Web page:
And here we come to the end. What is there to say? As ever, I have many questions and few answers. I have misgivings, I suppose, about Solomon’s refusal to attempt to define existentialism; I think Sartre’s concept of “essence,” the assigned cognitive construct of a thing that differs from person to person; there is no idea why one definition should need to be final, nor why an idea cannot evolve and shift from person to person, time to time, context to context.
I’d personally characterize the existentialist endeavor as exploring the problem of how to live in an uncertain world without demonstrable meaning; I think this definition robust. It ties to Camus’s question of whether living is worthwhile at all, and his demonstration of the absurdity of choice and meaning against the indifferent universe; it ties into Kierkegaard’s embrace of “objective uncertainty” with the “passion of the infinite”; it ties to de Unamuno’s recognition that action and moral value cannot truly arise from rock-solid principles; it ties, ultimately, to Sartre, who recognizes that we have no external recourse for actions, nothing that can truly tell us how to act rightly, and so we are doomed to create value and meaning through choice. This is Kierkegaard’s “leap,” which Solomon speaks of in his ninth section; we can discover no unquestionable criteria to guide choices in the world, so, in choosing, we create our criteria.
Sartre, or, perhaps, my reading of Sartre, goes farther; existence precedes essence, that is, facticity exists far before any reflective comprehension, any mental construct, fictional world posited by the mind and linked, hopefully, through metaphor, simplification, and filtering, to the infinite, meaningless morass of information that constitutes this complex world. It is filtering, selection of detail, that absorbs and dissolves the atoms and their momenta, the specific, ever-shifting arrangements, the vast empty spaces, and far more information besides contained in a common chair into the construct of “chair” as a thing. The abstract, schematic concept created by simple, limited perception alone already privileges and values some data (the chair’s semi-dense arrangement of matter, the wavelengths of electromagnetic radiation it reflects, complex, ever-shifting spatial arrangements elided under such ideas as “texture” and “smell” and “weight”) over other information. Even before we reach prescription, we create meaning with the simplest act of perception-which-is-description.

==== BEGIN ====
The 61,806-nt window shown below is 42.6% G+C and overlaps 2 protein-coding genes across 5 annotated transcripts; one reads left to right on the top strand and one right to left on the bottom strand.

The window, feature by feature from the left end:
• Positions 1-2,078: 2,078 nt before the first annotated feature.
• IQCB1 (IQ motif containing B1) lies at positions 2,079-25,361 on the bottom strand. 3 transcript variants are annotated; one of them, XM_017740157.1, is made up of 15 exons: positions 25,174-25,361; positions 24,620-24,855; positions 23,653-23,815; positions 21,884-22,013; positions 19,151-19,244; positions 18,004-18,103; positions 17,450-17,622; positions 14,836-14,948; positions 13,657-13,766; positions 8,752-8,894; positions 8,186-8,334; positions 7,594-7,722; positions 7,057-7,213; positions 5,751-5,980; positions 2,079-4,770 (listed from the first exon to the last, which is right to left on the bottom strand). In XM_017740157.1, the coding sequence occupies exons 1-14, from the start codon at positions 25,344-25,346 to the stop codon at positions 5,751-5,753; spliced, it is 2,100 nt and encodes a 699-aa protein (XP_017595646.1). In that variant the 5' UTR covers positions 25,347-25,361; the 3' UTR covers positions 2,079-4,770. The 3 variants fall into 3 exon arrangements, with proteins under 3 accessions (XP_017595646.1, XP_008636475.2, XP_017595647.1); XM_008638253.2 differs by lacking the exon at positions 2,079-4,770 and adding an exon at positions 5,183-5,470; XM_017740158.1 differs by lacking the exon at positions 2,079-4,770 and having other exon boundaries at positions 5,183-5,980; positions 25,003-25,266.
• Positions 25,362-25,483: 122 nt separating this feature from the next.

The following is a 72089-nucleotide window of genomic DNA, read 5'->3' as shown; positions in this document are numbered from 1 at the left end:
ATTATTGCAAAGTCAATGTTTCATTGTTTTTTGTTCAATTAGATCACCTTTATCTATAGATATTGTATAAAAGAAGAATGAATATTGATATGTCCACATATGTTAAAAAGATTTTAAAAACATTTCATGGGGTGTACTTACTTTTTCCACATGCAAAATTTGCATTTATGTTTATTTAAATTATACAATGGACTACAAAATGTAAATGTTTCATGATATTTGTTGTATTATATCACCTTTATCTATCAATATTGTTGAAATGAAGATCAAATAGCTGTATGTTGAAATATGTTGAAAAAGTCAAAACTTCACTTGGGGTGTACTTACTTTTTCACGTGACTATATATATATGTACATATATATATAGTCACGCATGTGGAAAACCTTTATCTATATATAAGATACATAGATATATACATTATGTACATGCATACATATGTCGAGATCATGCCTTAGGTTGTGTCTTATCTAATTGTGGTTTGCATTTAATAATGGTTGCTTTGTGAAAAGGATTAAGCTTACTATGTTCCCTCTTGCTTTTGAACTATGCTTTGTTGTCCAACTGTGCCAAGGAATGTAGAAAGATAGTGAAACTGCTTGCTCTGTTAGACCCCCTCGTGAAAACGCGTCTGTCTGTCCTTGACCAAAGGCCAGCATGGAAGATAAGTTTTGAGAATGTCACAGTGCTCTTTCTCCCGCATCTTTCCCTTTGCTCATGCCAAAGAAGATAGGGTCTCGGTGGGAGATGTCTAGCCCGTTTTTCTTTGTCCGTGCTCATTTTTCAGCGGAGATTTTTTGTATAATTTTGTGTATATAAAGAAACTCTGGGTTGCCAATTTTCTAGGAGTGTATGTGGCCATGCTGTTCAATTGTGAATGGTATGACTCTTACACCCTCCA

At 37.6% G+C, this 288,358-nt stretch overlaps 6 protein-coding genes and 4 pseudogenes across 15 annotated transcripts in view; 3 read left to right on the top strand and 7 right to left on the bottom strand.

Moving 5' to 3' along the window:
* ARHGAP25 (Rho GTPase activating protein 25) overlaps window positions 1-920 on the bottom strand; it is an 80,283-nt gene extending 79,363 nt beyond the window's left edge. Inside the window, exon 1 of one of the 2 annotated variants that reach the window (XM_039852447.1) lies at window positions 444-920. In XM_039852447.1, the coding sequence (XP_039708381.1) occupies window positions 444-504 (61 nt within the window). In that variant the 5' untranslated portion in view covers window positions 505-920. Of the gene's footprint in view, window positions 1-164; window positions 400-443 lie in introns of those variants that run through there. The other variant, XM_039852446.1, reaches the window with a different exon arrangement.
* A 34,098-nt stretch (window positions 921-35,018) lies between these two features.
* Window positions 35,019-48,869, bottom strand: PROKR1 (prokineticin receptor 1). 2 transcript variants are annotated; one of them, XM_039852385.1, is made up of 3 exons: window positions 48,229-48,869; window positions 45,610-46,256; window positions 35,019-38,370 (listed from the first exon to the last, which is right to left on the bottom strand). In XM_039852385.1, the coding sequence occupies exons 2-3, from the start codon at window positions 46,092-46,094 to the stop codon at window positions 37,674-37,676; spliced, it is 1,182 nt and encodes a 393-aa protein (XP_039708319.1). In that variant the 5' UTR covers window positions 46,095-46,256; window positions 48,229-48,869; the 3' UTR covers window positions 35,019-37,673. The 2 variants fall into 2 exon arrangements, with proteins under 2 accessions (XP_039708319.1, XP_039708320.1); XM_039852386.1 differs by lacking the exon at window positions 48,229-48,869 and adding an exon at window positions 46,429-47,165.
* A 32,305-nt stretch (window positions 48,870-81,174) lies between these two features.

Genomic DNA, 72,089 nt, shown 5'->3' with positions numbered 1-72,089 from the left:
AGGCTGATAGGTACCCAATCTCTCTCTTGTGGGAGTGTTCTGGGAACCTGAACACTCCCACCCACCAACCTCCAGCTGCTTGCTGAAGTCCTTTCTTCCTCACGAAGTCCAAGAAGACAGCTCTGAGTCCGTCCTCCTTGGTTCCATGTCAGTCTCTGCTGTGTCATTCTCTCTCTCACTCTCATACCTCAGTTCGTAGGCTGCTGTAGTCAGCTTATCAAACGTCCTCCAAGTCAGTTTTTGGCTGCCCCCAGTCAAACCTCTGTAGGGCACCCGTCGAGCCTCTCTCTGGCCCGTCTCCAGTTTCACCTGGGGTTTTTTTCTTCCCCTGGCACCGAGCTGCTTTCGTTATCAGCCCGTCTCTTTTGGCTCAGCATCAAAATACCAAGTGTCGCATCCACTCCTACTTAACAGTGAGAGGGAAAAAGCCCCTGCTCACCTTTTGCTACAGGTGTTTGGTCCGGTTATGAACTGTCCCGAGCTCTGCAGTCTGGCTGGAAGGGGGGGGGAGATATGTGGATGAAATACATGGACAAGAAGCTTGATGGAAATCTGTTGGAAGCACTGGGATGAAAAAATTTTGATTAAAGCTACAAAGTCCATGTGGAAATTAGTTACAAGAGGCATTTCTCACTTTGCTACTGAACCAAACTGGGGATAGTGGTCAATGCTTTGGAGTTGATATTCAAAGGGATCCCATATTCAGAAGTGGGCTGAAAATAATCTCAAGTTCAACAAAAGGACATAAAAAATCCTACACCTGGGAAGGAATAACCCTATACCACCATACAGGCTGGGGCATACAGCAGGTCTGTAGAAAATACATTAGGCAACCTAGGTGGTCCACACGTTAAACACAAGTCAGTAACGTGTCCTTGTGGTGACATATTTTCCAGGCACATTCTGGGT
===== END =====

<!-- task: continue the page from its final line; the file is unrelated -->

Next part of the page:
In light of this, I suppose, I am either more humble, or, more likely, more cowardly than Sartre; for, as explained in previous postings, I don’t see why I should think of my actions as creating rightness or serving as a model for anyone save myself. To be sure, I am responsible for my actions’ consequences—absolutely responsible—but I have not the power nor the reason to demand that any other should act as I would act in any given situation, due to the characteristics in which we differ under our shared label of “human.” No, I will simply act, in accordance with my sentiments—socially created and experientially suggested though they doubtless are—simply because I can see no other way to act and pursue happiness. And with this, I am content.